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Amazon pledges $40 million to boost homeownership

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Amazon pledged $40 million last month to help moderate-income residents become homeowners in three areas where the online retailer and tech company has a major presence. The pilot initiative aims to help up to 800 individuals and families from underserved communities in Nashville, Tennessee; Arlington, Virginia; and the Puget Sound region.

The funds include a $19 million grant and $20 million loan to the National Housing Trust (NHT) and is part of Amazon’s ongoing $2 billion Amazon Housing Equity Fund (HEF) that launched in 2021. It marks Amazon’s first foray into homeownership projects. Previous pledges supported rentals.

“As a leader in affordable homeownership lending, we are excited to partner with the Amazon Housing Equity Fund,” said Priya Jayachandran, CEO of the National Housing Trust. “This partnership is unique because Amazon’s support will enable us to create new, innovative pathways to ownership that will transform people’s lives.” Earlier this year, NHT received a $10 million grant from MacKenzie Scott’s Yield Giving for its affordable housing work.

The latest initiative will support several innovative homeownership models, including community land trusts where residents will own their physical homes but the land will be owned and stewarded by nonprofits and community-based organizations.

In the Seattle area, Amazon and NHT will partner with three organizations initially. Working with Habitat for Humanity Seattle-King & Kittitas Counties, the partners will support construction of over 240 homes and provide downpayment assistance to enable 50 families to become homeowners. The second recipient, African Community Housing & Development (ACHD) will use funds for operating support and technical assistance to strengthen its housing development capacity. Homestead Community Land Trust, the third partner, will use the financial support to develop land and housing with community partners.

“By creating homeownership opportunities for the community, we are opening doors to generational stability for families,” said Hamdi Abdulle, co-founder and executive director at ACHD. Led by women of color, ACHD serves African immigrant and refugee populations in King County.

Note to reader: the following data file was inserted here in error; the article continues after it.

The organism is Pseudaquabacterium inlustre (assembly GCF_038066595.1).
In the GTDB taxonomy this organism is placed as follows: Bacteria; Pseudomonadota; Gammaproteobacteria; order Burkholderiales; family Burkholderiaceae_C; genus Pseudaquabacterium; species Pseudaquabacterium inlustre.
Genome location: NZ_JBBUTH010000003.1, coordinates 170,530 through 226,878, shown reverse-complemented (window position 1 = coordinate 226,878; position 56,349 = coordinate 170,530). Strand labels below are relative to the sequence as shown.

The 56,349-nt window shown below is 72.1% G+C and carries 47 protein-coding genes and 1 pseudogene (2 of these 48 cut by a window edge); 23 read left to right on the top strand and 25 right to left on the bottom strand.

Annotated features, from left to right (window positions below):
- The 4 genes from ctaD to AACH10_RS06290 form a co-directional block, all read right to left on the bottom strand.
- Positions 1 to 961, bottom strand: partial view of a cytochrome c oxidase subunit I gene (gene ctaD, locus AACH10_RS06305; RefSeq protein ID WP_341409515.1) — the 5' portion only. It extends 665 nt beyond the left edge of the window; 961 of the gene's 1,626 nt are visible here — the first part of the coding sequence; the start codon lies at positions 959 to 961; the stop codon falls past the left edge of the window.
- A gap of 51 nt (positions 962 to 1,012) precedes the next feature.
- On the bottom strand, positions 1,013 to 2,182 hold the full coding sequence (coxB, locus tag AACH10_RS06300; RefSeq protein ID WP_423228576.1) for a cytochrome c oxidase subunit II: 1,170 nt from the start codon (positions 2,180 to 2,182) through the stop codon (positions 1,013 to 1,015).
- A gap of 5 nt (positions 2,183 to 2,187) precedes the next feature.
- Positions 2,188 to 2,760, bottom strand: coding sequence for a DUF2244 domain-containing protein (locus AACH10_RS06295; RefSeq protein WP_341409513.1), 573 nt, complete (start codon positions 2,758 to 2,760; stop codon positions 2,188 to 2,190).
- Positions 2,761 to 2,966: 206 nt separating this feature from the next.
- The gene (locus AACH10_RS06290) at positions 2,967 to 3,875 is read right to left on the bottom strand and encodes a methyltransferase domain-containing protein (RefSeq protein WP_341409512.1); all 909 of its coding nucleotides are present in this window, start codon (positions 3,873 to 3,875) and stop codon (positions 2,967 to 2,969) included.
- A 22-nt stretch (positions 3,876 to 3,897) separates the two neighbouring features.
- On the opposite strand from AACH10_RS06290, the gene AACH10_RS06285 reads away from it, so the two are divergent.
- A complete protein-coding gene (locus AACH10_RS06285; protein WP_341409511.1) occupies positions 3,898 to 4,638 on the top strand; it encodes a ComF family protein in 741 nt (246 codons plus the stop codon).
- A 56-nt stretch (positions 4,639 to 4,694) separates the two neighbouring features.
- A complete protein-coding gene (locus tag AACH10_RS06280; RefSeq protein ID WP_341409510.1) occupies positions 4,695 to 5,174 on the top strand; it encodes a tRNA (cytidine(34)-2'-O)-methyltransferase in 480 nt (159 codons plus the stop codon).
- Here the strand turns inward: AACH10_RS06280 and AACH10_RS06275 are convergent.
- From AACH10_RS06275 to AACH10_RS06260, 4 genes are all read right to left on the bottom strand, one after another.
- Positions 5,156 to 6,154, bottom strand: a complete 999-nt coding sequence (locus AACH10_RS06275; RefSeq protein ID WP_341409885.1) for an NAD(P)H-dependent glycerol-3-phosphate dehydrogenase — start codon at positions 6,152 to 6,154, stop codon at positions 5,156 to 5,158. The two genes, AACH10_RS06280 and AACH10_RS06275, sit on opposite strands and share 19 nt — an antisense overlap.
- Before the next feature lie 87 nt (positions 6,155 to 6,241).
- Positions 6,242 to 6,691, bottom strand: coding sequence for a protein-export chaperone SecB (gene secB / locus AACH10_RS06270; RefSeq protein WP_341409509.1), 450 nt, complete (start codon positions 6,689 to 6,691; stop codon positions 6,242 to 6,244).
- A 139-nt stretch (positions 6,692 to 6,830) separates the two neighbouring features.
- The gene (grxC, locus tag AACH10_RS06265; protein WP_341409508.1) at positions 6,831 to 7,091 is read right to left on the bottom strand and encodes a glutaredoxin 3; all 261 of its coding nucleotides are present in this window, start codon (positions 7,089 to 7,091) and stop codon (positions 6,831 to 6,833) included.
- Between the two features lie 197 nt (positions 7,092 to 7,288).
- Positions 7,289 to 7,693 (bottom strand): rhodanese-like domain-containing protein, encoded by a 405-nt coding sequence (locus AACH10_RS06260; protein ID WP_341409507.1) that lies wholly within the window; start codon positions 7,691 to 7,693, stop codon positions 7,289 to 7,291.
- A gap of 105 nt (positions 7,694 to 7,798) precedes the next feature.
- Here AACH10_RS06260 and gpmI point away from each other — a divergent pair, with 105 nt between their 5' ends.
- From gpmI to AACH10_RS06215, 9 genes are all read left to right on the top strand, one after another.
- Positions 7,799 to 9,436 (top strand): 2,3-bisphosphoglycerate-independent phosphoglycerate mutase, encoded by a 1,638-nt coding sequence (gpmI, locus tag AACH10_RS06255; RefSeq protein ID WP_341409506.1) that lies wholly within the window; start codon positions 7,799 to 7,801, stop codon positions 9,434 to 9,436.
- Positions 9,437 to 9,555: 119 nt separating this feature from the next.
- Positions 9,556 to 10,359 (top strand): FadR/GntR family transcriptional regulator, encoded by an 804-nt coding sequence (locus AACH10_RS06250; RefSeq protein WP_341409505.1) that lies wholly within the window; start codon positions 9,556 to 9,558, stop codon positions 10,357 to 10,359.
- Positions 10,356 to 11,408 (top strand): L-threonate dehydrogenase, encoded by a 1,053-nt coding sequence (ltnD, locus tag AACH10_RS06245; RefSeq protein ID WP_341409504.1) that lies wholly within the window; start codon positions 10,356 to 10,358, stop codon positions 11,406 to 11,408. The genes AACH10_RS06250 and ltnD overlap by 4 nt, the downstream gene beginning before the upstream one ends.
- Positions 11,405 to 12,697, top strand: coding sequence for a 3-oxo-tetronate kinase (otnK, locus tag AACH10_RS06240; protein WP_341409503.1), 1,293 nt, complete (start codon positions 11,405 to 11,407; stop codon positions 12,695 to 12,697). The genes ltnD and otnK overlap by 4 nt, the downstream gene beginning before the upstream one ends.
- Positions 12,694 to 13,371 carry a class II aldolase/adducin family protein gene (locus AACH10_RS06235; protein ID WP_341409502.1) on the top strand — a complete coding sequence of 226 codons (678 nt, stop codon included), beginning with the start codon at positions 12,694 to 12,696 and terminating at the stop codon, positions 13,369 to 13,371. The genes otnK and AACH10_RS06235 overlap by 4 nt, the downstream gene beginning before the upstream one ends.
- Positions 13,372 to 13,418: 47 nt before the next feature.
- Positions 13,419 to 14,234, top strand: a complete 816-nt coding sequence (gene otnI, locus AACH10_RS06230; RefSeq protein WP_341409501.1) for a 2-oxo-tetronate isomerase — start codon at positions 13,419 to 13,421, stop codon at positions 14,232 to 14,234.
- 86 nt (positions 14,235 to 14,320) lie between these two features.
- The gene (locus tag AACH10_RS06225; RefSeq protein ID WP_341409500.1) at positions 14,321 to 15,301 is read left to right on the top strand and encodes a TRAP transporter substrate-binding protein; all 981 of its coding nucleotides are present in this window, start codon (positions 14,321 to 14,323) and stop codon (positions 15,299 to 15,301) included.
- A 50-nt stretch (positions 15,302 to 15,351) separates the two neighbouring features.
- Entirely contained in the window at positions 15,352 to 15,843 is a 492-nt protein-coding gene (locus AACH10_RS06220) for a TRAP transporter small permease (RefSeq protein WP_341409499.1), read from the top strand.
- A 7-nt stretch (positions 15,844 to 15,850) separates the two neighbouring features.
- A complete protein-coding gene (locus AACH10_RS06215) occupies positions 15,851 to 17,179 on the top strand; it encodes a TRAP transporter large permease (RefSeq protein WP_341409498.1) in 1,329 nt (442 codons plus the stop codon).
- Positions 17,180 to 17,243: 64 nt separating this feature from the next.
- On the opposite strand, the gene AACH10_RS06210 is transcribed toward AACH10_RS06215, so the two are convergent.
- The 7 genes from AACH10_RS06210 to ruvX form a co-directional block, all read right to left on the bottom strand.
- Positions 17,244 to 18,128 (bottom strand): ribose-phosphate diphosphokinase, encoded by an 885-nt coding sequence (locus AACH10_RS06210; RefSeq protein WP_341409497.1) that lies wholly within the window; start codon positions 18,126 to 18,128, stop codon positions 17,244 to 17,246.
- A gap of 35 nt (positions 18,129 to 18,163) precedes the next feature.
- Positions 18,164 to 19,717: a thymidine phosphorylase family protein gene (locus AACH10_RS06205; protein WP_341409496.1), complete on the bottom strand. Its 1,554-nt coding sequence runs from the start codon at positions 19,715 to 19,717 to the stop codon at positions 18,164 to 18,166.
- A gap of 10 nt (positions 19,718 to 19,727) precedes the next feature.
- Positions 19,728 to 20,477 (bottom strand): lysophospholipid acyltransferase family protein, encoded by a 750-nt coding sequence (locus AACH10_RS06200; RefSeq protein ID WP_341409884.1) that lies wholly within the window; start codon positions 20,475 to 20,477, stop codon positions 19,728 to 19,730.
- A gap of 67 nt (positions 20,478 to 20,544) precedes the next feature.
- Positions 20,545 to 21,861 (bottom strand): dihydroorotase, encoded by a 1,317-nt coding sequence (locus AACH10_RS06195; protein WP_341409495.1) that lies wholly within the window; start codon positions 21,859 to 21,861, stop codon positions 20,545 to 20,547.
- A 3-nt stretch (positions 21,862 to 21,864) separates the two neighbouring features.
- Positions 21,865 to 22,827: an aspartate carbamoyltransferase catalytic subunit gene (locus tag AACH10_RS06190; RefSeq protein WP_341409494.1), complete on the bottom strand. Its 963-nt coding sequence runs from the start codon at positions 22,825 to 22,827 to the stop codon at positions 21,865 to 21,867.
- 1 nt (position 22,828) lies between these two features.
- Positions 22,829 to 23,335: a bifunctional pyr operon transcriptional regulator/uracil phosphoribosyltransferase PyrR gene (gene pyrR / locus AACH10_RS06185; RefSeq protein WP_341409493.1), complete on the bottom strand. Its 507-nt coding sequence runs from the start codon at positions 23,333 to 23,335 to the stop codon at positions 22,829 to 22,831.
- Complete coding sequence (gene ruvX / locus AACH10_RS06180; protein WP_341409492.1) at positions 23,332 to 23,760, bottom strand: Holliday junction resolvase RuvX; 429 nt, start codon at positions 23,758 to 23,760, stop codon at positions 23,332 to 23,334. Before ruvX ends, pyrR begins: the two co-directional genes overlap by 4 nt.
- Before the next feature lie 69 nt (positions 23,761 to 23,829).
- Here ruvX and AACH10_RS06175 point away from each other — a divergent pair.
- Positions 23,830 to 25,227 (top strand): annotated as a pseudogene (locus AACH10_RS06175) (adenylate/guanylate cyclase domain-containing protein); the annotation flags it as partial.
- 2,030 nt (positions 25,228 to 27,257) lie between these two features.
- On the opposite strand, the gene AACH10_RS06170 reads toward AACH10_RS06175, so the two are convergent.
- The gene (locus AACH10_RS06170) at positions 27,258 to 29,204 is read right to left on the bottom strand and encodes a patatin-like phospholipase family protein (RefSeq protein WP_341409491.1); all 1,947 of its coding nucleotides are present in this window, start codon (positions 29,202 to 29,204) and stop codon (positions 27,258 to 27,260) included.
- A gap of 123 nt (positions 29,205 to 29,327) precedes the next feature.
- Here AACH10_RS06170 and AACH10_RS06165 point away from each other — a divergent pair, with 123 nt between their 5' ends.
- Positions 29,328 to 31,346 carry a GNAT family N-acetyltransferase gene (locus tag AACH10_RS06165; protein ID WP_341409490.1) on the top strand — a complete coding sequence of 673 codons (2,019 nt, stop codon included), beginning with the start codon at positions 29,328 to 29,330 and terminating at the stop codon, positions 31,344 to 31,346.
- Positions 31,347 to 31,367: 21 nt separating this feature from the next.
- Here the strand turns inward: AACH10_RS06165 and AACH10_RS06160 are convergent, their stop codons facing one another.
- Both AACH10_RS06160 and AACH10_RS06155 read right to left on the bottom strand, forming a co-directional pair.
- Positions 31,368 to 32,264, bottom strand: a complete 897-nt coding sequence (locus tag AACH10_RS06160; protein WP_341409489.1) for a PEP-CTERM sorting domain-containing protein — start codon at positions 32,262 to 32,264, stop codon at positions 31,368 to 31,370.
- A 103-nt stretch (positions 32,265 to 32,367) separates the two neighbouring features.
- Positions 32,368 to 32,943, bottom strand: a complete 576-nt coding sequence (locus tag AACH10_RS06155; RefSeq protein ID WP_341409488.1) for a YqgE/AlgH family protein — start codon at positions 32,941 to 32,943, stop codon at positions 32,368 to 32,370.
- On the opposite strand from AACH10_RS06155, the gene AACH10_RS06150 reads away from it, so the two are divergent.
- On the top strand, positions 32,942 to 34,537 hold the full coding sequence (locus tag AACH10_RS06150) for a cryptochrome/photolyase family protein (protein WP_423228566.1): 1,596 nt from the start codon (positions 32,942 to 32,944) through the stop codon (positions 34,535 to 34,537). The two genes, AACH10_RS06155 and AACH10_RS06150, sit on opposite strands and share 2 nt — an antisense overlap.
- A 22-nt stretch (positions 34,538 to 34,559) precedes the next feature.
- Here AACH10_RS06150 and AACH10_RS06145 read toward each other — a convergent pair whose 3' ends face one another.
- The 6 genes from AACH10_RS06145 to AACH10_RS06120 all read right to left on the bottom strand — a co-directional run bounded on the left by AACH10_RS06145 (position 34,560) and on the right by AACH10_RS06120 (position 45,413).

“Historically, those who are able to own homes are more likely to experience long-term economic stability, while those who can’t are more likely to struggle financially,” said Senthil Sankaran, managing principal at the Amazon Housing Equity Fund. “This new initiative will allow us to explore ways to help more moderate-income residents realize their dreams of homeownership and, in turn, help build wealth that they can pass on to the next generation.”

Since 2021, Amazon’s Housing Equity Fund has committed $525 million to help preserve or build more than 5,300 units of affordable housing in the Puget Sound region.

Since HEF was started, more than $1.7 billion of funds have helped create or preserve more than 14,000 homes with guaranteed affordable rents across the three focus communities. HEF is in addition to $100 million in cash and in-kind donations to Mary’s Place, its nonprofit partner that has a family shelter inside an Amazon building in downtown Seattle.

Nearly 75% of today’s would-be homeowners cite affordability as a barrier to buying a home. NHT notes this dynamic is exacerbated for families of color, “where the U.S.’s legacy of segregation, redlining, and racialized policies has led to a racial homeownership gap.”

Nationwide, the rate of homeownership among Black Americans, at 44%, is nearly 29 percentage points below that of white Americans (72.7%). Within Washington state, 68% of white people own their home. That compares to 35% of Black people and 47% of Hispanic people, according to data analyzed by the National Association of REALTORS®.

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